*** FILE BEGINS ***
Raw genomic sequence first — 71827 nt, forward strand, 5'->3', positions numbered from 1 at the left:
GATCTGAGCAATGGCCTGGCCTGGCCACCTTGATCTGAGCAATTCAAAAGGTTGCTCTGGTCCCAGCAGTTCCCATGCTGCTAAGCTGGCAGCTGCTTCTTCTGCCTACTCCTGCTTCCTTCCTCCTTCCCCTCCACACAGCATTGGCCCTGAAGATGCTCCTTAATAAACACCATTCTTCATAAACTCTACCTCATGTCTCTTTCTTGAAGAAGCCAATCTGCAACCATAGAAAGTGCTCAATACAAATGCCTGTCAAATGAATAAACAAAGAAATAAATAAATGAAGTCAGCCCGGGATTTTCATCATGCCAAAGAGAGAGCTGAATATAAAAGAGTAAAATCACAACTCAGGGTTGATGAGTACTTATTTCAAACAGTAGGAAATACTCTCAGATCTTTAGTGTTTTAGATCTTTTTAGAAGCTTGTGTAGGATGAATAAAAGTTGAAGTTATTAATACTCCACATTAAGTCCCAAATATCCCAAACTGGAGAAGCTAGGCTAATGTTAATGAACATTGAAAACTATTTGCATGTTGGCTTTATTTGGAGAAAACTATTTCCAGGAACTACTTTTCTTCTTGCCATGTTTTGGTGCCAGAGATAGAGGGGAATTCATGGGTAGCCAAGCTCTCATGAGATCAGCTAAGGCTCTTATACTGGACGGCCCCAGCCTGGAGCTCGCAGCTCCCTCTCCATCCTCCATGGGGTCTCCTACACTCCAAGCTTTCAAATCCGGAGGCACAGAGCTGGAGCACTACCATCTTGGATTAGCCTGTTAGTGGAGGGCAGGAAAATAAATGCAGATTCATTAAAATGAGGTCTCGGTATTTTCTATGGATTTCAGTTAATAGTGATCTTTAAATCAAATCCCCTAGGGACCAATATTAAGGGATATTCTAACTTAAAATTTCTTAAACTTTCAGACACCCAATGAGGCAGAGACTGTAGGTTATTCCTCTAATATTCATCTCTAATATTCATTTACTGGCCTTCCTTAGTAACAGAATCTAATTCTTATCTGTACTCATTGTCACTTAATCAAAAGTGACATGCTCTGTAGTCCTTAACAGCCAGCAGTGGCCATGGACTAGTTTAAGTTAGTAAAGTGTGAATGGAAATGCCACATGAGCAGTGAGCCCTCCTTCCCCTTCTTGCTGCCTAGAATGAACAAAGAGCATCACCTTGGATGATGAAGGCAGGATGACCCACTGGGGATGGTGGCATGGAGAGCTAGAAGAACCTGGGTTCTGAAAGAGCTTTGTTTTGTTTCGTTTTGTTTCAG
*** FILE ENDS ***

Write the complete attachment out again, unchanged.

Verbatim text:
Raw genomic sequence first — 71827 nt, forward strand, 5'->3', positions numbered from 1 at the left:
GATCTGAGCAATGGCCTGGCCTGGCCACCTTGATCTGAGCAATTCAAAAGGTTGCTCTGGTCCCAGCAGTTCCCATGCTGCTAAGCTGGCAGCTGCTTCTTCTGCCTACTCCTGCTTCCTTCCTCCTTCCCCTCCACACAGCATTGGCCCTGAAGATGCTCCTTAATAAACACCATTCTTCATAAACTCTACCTCATGTCTCTTTCTTGAAGAAGCCAATCTGCAACCATAGAAAGTGCTCAATACAAATGCCTGTCAAATGAATAAACAAAGAAATAAATAAATGAAGTCAGCCCGGGATTTTCATCATGCCAAAGAGAGAGCTGAATATAAAAGAGTAAAATCACAACTCAGGGTTGATGAGTACTTATTTCAAACAGTAGGAAATACTCTCAGATCTTTAGTGTTTTAGATCTTTTTAGAAGCTTGTGTAGGATGAATAAAAGTTGAAGTTATTAATACTCCACATTAAGTCCCAAATATCCCAAACTGGAGAAGCTAGGCTAATGTTAATGAACATTGAAAACTATTTGCATGTTGGCTTTATTTGGAGAAAACTATTTCCAGGAACTACTTTTCTTCTTGCCATGTTTTGGTGCCAGAGATAGAGGGGAATTCATGGGTAGCCAAGCTCTCATGAGATCAGCTAAGGCTCTTATACTGGACGGCCCCAGCCTGGAGCTCGCAGCTCCCTCTCCATCCTCCATGGGGTCTCCTACACTCCAAGCTTTCAAATCCGGAGGCACAGAGCTGGAGCACTACCATCTTGGATTAGCCTGTTAGTGGAGGGCAGGAAAATAAATGCAGATTCATTAAAATGAGGTCTCGGTATTTTCTATGGATTTCAGTTAATAGTGATCTTTAAATCAAATCCCCTAGGGACCAATATTAAGGGATATTCTAACTTAAAATTTCTTAAACTTTCAGACACCCAATGAGGCAGAGACTGTAGGTTATTCCTCTAATATTCATCTCTAATATTCATTTACTGGCCTTCCTTAGTAACAGAATCTAATTCTTATCTGTACTCATTGTCACTTAATCAAAAGTGACATGCTCTGTAGTCCTTAACAGCCAGCAGTGGCCATGGACTAGTTTAAGTTAGTAAAGTGTGAATGGAAATGCCACATGAGCAGTGAGCCCTCCTTCCCCTTCTTGCTGCCTAGAATGAACAAAGAGCATCACCTTGGATGATGAAGGCAGGATGACCCACTGGGGATGGTGGCATGGAGAGCTAGAAGAACCTGGGTTCTGAAAGAGCTTTGTTTTGTTTCGTTTTGTTTCAG